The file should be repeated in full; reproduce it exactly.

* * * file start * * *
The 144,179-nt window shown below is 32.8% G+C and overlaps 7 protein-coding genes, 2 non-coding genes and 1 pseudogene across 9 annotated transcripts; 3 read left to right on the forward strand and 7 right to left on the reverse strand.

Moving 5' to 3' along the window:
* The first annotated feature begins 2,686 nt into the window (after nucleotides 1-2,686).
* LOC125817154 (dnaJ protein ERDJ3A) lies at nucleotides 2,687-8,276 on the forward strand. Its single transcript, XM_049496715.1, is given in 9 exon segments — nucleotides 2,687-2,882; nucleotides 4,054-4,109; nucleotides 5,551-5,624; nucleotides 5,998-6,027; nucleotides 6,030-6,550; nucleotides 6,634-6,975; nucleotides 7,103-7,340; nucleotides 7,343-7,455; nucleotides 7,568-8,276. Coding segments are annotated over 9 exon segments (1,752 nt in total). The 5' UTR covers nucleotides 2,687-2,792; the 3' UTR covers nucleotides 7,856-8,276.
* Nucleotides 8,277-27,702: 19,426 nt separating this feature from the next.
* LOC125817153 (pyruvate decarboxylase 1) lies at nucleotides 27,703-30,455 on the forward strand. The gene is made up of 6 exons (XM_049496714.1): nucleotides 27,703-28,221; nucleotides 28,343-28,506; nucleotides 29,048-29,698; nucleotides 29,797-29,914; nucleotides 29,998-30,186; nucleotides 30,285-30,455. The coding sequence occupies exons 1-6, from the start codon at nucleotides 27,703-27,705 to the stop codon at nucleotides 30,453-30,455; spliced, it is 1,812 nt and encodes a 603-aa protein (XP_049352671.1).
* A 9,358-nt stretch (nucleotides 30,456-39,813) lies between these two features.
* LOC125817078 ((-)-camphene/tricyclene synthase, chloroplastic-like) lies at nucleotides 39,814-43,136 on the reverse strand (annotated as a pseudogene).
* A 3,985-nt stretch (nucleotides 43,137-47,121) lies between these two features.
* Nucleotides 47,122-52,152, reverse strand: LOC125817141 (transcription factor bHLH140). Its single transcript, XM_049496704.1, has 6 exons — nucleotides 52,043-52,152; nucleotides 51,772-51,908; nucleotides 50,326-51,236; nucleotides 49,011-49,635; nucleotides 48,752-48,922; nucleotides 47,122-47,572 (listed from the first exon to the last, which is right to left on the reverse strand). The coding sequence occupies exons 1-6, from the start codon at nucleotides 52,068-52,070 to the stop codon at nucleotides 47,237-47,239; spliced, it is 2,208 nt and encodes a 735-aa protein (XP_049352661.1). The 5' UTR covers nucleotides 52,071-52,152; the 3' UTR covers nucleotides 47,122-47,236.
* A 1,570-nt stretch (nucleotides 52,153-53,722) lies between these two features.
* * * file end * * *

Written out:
The 144,179-nt window shown below is 32.8% G+C and overlaps 7 protein-coding genes, 2 non-coding genes and 1 pseudogene across 9 annotated transcripts; 3 read left to right on the forward strand and 7 right to left on the reverse strand.

Moving 5' to 3' along the window:
* The first annotated feature begins 2,686 nt into the window (after nucleotides 1-2,686).
* LOC125817154 (dnaJ protein ERDJ3A) lies at nucleotides 2,687-8,276 on the forward strand. Its single transcript, XM_049496715.1, is given in 9 exon segments — nucleotides 2,687-2,882; nucleotides 4,054-4,109; nucleotides 5,551-5,624; nucleotides 5,998-6,027; nucleotides 6,030-6,550; nucleotides 6,634-6,975; nucleotides 7,103-7,340; nucleotides 7,343-7,455; nucleotides 7,568-8,276. Coding segments are annotated over 9 exon segments (1,752 nt in total). The 5' UTR covers nucleotides 2,687-2,792; the 3' UTR covers nucleotides 7,856-8,276.
* Nucleotides 8,277-27,702: 19,426 nt separating this feature from the next.
* LOC125817153 (pyruvate decarboxylase 1) lies at nucleotides 27,703-30,455 on the forward strand. The gene is made up of 6 exons (XM_049496714.1): nucleotides 27,703-28,221; nucleotides 28,343-28,506; nucleotides 29,048-29,698; nucleotides 29,797-29,914; nucleotides 29,998-30,186; nucleotides 30,285-30,455. The coding sequence occupies exons 1-6, from the start codon at nucleotides 27,703-27,705 to the stop codon at nucleotides 30,453-30,455; spliced, it is 1,812 nt and encodes a 603-aa protein (XP_049352671.1).
* A 9,358-nt stretch (nucleotides 30,456-39,813) lies between these two features.
* LOC125817078 ((-)-camphene/tricyclene synthase, chloroplastic-like) lies at nucleotides 39,814-43,136 on the reverse strand (annotated as a pseudogene).
* A 3,985-nt stretch (nucleotides 43,137-47,121) lies between these two features.
* Nucleotides 47,122-52,152, reverse strand: LOC125817141 (transcription factor bHLH140). Its single transcript, XM_049496704.1, has 6 exons — nucleotides 52,043-52,152; nucleotides 51,772-51,908; nucleotides 50,326-51,236; nucleotides 49,011-49,635; nucleotides 48,752-48,922; nucleotides 47,122-47,572 (listed from the first exon to the last, which is right to left on the reverse strand). The coding sequence occupies exons 1-6, from the start codon at nucleotides 52,068-52,070 to the stop codon at nucleotides 47,237-47,239; spliced, it is 2,208 nt and encodes a 735-aa protein (XP_049352661.1). The 5' UTR covers nucleotides 52,071-52,152; the 3' UTR covers nucleotides 47,122-47,236.
* A 1,570-nt stretch (nucleotides 52,153-53,722) lies between these two features.